It's a scientific fact that no matter how great your own father may be, he's not as great as Atticus Finch. (Any truly great father will readily admit this.) Millions of people fell in dad-love with Atticus through Harper Lee's novel To Kill a Mockingbird, released in July 1960. And millions more fell even more deeply in love when the movie version was released on Christmas Day in 1962. The movie, directed by Robert Mulligan, was an instant classic, and it came to be one of America's most beloved and comforting films. To enhance your appreciation, here's a chifforobe full of facts about it.

1. ROCK HUDSON ALMOST PLAYED ATTICUS FINCH.

Universal Pictures offered the role to Rock Hudson when the project was first being developed, and the actor was prepared to take it. Things stalled, however, when the film's producer, Alan J. Pakula, wanted an even bigger star: Gregory Peck. Universal basically said, "Well, sure! If you can get Gregory Peck, we'll not only agree to it, we'll finance the movie!" And that's what happened. Sorry, Rock.

2. HARPER LEE ENTHUSIASTICALLY SUPPORTED THE FILM, BUT HAD NO INTEREST IN WRITING THE SCREENPLAY HERSELF.

The author would later become famous for being reclusive (and for not writing any more books until this year's Go Set a Watchman), but she was pleased as punch to visit the set when the movie was being filmed, and spoke glowingly of how well she was treated in Hollywood. But early on, when producers offered to let her write the screenplay adaptation of her own book, she politely declined. She had no experience with scripts; she was busy working on another book (which she never finished); and she didn't mind letting someone else grapple with the task of trimming her novel down to movie length. The job went to Horton Foote, a fellow Southerner, and Lee approved of the work he did.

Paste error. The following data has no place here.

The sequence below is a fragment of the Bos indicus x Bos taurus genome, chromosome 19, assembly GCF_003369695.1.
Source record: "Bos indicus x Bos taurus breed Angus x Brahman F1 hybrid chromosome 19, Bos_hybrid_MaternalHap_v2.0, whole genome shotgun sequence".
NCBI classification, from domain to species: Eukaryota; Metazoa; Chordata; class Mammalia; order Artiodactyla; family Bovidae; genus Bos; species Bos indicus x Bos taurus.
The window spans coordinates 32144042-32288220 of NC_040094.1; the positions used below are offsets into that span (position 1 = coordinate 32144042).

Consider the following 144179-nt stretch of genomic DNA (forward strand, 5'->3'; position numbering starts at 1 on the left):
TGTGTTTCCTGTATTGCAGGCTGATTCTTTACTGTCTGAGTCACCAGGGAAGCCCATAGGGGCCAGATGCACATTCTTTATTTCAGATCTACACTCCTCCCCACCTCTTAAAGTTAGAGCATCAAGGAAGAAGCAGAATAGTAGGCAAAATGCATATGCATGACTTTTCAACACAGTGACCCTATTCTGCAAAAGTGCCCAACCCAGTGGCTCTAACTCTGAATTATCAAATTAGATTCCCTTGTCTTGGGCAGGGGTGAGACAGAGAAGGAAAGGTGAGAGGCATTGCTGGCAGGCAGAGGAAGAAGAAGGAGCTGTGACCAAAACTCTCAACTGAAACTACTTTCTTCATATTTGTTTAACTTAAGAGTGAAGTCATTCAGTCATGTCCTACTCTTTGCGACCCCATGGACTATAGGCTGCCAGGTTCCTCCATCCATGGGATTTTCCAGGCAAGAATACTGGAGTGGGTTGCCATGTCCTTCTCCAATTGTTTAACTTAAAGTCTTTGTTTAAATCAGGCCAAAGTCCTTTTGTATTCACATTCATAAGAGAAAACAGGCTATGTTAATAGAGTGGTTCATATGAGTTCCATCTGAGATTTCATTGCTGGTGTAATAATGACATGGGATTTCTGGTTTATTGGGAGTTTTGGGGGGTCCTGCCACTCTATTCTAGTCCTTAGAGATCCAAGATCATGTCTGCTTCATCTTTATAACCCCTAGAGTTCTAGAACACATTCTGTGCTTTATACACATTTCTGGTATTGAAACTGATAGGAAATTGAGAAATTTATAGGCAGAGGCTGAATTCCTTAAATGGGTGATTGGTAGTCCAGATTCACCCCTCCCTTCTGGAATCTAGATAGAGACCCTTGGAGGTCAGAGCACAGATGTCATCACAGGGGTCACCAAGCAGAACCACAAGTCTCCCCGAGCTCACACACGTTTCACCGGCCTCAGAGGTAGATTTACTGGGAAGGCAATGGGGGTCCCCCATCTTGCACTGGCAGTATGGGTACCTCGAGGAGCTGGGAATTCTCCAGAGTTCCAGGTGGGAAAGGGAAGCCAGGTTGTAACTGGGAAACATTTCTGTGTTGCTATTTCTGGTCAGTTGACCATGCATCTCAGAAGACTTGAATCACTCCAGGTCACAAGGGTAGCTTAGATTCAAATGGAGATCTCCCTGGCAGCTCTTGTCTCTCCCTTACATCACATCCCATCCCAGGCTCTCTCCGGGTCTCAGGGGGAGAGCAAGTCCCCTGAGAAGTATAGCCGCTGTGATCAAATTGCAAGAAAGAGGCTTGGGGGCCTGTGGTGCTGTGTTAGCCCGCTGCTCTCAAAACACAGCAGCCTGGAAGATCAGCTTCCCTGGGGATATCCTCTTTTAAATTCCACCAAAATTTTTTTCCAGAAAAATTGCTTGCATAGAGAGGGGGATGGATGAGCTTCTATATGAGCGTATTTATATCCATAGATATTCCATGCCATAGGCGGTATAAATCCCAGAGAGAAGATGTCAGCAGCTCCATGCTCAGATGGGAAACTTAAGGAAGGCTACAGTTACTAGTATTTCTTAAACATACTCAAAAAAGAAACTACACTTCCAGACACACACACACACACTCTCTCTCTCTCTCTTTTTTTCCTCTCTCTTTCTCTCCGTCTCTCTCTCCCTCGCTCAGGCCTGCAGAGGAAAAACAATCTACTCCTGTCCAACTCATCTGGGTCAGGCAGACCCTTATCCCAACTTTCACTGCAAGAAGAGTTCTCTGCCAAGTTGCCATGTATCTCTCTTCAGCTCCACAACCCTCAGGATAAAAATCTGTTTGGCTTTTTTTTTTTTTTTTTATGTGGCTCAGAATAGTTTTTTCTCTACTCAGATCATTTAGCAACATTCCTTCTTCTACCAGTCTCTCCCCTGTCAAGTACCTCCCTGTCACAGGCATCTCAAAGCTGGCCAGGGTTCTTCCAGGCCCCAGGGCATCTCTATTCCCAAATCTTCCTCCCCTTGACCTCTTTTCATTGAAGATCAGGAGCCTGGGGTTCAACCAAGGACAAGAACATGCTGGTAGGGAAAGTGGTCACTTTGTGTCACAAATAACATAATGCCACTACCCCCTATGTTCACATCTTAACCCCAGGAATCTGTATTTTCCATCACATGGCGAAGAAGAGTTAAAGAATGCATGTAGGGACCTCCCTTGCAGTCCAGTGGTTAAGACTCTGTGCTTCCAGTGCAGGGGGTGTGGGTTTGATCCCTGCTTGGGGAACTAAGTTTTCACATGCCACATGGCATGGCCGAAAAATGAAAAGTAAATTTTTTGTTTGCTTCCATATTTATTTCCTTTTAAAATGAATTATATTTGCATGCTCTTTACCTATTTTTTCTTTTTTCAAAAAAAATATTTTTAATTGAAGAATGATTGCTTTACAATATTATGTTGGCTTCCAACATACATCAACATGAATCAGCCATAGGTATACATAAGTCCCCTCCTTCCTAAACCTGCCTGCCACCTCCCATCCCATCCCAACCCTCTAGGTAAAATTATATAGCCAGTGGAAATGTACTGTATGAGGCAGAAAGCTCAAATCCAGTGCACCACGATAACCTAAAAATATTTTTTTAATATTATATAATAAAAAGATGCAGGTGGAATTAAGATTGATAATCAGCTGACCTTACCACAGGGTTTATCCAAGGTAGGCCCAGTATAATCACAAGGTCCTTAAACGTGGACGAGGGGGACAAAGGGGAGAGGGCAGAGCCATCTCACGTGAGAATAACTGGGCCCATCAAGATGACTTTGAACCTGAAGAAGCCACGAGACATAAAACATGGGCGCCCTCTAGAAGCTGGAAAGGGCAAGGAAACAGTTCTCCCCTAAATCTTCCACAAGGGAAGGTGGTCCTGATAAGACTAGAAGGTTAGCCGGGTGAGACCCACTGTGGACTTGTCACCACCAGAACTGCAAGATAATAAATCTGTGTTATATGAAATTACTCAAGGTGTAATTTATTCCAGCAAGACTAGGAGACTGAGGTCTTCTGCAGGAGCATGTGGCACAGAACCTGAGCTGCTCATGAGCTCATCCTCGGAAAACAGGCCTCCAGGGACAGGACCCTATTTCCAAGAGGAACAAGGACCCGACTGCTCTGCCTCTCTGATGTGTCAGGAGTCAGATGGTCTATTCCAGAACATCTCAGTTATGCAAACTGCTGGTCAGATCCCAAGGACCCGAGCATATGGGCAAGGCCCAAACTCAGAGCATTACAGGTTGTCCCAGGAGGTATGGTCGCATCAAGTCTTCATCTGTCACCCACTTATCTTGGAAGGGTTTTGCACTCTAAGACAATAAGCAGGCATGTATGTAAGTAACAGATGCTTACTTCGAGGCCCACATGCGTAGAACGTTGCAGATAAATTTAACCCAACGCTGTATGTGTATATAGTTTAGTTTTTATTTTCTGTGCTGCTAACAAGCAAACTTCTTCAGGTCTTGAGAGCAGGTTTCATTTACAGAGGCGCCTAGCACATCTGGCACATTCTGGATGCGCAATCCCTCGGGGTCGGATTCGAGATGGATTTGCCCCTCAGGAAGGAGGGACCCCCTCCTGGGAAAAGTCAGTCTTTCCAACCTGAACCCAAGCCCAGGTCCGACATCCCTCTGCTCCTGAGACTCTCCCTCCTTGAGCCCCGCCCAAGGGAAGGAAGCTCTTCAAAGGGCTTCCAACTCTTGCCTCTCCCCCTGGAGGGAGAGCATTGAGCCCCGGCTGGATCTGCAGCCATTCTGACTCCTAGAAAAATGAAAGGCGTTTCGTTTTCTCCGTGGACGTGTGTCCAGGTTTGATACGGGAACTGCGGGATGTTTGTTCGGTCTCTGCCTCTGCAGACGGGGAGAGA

3. GREGORY PECK WANTED TO CHANGE THE TITLE.

He wasn't the only person who felt the phrase "to kill a mockingbird" didn't accurately reflect the content of the story. He was the most influential, though, and he pushed for a change before he'd even read the screenplay. Lee's literary agent, Annie Laurie Williams, was furious at the suggestion, and wrote to the publisher (who naturally wanted the bestselling book's title to carry over) to assure him that Peck "has been signed to play the part of Atticus, but has no right to say what the title of the picture will be." Mulligan and Pakula publicly stated that the title would remain intact, and Peck dropped the subject.